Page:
State Partnerships Promote Southcom’s Theater Engagement
By Donna Miles
American Forces Press Service
MIAMI , Jun. 5, 2012 When the Louisiana National Guard announced its new, official bond with the Haitian military earlier this year through the State Partnership Program, many of its members felt like they were simply formalizing an already-solid relationship.
Members of the Arkansas National Guard partner with Guatemala to help build a women's clinic in the Guatemalan town of Tactic, part of the National Guard State Partnership program. U.S. Army photo by Spc. Anthony D. Jones
(Click photo for screen-resolution image);high-resolution image available.
Six months before their January partnership ceremony, many Louisiana Guardsmen had just returned from a two-month humanitarian assistance mission called Task Force Bon Voizen -- translated, “Good Neighbor.” They delivered medical, dental and veterinary care to more than 32,000 people and more than 2,100 animals and built a three-room school, two medical clinics and restroom facilities.
The mission marked the second time the Louisiana National Guard was called upon to lead humanitarian relief efforts in Haiti since its devastating January 2010 earthquake. In addition, many other Louisiana Guardsmen had deployed to Haiti to participate in engineering and medical missions conducted there as part of U.S. Southern Command’s New Horizons theater engagement effort.
“Over the past two years, Louisiana has led two New Horizons missions, where our soldiers and airmen constructed schools and medical centers, and provided much-needed medical and dental aid to Haitian communities,” Army Brig. Gen. Glenn H. Curtis, Louisiana’s adjutant general, said during the partnership ceremony in January. “We are truly committed to Haiti, and we know that we will gain as much as we give from this relationship with our Haitian colleagues.”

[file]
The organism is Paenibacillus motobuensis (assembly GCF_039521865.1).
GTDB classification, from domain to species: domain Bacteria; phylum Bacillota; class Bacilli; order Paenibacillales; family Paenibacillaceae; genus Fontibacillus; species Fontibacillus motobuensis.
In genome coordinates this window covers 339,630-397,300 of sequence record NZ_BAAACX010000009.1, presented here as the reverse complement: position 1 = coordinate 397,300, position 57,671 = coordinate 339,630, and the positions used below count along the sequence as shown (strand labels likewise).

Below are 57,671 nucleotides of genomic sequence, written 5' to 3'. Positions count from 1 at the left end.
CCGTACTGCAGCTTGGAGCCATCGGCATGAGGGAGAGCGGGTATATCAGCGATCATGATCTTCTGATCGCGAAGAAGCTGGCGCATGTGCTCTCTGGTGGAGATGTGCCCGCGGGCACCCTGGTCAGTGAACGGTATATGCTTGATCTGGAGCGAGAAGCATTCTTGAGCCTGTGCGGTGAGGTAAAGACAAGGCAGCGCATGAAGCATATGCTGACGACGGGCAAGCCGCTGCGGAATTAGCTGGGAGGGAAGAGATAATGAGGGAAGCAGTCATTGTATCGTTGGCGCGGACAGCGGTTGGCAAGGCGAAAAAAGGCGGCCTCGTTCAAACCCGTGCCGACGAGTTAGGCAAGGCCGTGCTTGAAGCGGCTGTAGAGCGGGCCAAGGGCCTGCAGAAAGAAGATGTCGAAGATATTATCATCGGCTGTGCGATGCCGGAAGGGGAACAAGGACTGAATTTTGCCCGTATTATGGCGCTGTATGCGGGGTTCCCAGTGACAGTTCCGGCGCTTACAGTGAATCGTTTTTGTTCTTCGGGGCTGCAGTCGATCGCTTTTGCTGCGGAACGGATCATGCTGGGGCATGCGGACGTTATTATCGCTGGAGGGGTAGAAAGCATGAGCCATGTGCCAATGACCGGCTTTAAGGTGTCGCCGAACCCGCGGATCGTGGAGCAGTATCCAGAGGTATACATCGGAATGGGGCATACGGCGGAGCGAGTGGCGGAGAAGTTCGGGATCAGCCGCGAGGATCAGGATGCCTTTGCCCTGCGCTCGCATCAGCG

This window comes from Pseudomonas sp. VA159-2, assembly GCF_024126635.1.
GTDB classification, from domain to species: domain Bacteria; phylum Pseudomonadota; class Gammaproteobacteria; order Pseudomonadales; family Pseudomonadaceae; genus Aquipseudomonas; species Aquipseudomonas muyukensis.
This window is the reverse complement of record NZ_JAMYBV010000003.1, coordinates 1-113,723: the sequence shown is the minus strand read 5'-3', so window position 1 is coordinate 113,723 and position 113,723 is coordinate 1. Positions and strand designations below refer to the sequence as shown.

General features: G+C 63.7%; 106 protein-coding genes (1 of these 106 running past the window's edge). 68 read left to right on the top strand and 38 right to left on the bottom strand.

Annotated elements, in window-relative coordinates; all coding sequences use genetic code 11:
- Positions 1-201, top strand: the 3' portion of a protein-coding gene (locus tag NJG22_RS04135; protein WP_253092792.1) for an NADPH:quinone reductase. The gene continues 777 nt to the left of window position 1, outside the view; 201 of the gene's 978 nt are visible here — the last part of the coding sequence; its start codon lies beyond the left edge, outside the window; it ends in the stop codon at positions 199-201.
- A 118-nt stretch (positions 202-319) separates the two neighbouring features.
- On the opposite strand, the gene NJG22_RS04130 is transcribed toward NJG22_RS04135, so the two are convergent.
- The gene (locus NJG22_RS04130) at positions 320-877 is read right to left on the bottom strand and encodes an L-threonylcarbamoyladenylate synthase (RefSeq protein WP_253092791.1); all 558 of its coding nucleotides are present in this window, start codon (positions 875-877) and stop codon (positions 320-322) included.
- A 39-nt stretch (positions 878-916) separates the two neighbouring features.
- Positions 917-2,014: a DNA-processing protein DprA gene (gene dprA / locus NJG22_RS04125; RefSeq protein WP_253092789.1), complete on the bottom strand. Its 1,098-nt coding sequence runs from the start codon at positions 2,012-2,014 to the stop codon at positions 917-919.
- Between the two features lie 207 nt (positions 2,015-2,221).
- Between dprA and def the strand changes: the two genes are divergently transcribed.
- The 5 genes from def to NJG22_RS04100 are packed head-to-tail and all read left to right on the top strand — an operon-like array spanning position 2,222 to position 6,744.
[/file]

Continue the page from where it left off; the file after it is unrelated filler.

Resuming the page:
Now, working under the auspices of the State Partnership Program, the Louisiana Guard is taking that relationship to the next level as it helps the Haitians strengthen their government’s capacity to prepare for and react to future natural events, officials said. In addition, they are working to help strengthen Haiti’s national police force and supporting the Haitian coast guard’s activities.
Louisiana’s new partnership marks the latest addition to a popular National Guard Bureau-led program that has gone global since it was established almost two decades ago to support militaries in fledging Eastern European democracies. Today, officials at Southcom say it’s paying off in a big way as it fosters partnership and military capability in Central and South America and the Caribbean.
Twenty-one countries within Southcom’s area of responsibility are now officially aligned with National Guard states, Army Col. Daniel Vazquez-Rosa, director of the command’s partner nation and capacity building directorate, reported. That makes Southcom and U.S. European Command’s programs the biggest within the Defense Department.